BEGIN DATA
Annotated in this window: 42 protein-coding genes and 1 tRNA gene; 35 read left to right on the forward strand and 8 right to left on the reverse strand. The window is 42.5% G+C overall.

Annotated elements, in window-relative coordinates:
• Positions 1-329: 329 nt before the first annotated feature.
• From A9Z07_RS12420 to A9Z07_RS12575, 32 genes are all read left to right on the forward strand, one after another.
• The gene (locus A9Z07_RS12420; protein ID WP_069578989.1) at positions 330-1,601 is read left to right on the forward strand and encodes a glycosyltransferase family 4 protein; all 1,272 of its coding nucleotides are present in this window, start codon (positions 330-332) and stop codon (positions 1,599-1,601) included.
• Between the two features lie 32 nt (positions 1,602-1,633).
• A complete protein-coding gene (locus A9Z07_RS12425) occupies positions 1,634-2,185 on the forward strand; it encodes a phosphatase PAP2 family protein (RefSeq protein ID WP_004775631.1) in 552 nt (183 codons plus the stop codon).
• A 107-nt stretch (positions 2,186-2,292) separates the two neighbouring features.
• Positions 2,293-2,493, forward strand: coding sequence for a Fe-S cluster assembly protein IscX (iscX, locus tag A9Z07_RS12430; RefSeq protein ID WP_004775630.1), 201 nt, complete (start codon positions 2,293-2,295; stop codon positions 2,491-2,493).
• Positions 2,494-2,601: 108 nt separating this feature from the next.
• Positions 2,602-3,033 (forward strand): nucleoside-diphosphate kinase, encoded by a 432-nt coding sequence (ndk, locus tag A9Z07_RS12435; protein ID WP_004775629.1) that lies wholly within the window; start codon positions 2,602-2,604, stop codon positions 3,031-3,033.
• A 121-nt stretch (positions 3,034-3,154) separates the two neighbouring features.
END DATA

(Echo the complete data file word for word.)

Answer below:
Annotated in this window: 42 protein-coding genes and 1 tRNA gene; 35 read left to right on the forward strand and 8 right to left on the reverse strand. The window is 42.5% G+C overall.

Annotated elements, in window-relative coordinates:
• Positions 1-329: 329 nt before the first annotated feature.
• From A9Z07_RS12420 to A9Z07_RS12575, 32 genes are all read left to right on the forward strand, one after another.
• The gene (locus A9Z07_RS12420; protein ID WP_069578989.1) at positions 330-1,601 is read left to right on the forward strand and encodes a glycosyltransferase family 4 protein; all 1,272 of its coding nucleotides are present in this window, start codon (positions 330-332) and stop codon (positions 1,599-1,601) included.
• Between the two features lie 32 nt (positions 1,602-1,633).
• A complete protein-coding gene (locus A9Z07_RS12425) occupies positions 1,634-2,185 on the forward strand; it encodes a phosphatase PAP2 family protein (RefSeq protein ID WP_004775631.1) in 552 nt (183 codons plus the stop codon).
• A 107-nt stretch (positions 2,186-2,292) separates the two neighbouring features.
• Positions 2,293-2,493, forward strand: coding sequence for a Fe-S cluster assembly protein IscX (iscX, locus tag A9Z07_RS12430; RefSeq protein ID WP_004775630.1), 201 nt, complete (start codon positions 2,293-2,295; stop codon positions 2,491-2,493).
• Positions 2,494-2,601: 108 nt separating this feature from the next.
• Positions 2,602-3,033 (forward strand): nucleoside-diphosphate kinase, encoded by a 432-nt coding sequence (ndk, locus tag A9Z07_RS12435; protein ID WP_004775629.1) that lies wholly within the window; start codon positions 2,602-2,604, stop codon positions 3,031-3,033.
• A 121-nt stretch (positions 3,034-3,154) separates the two neighbouring features.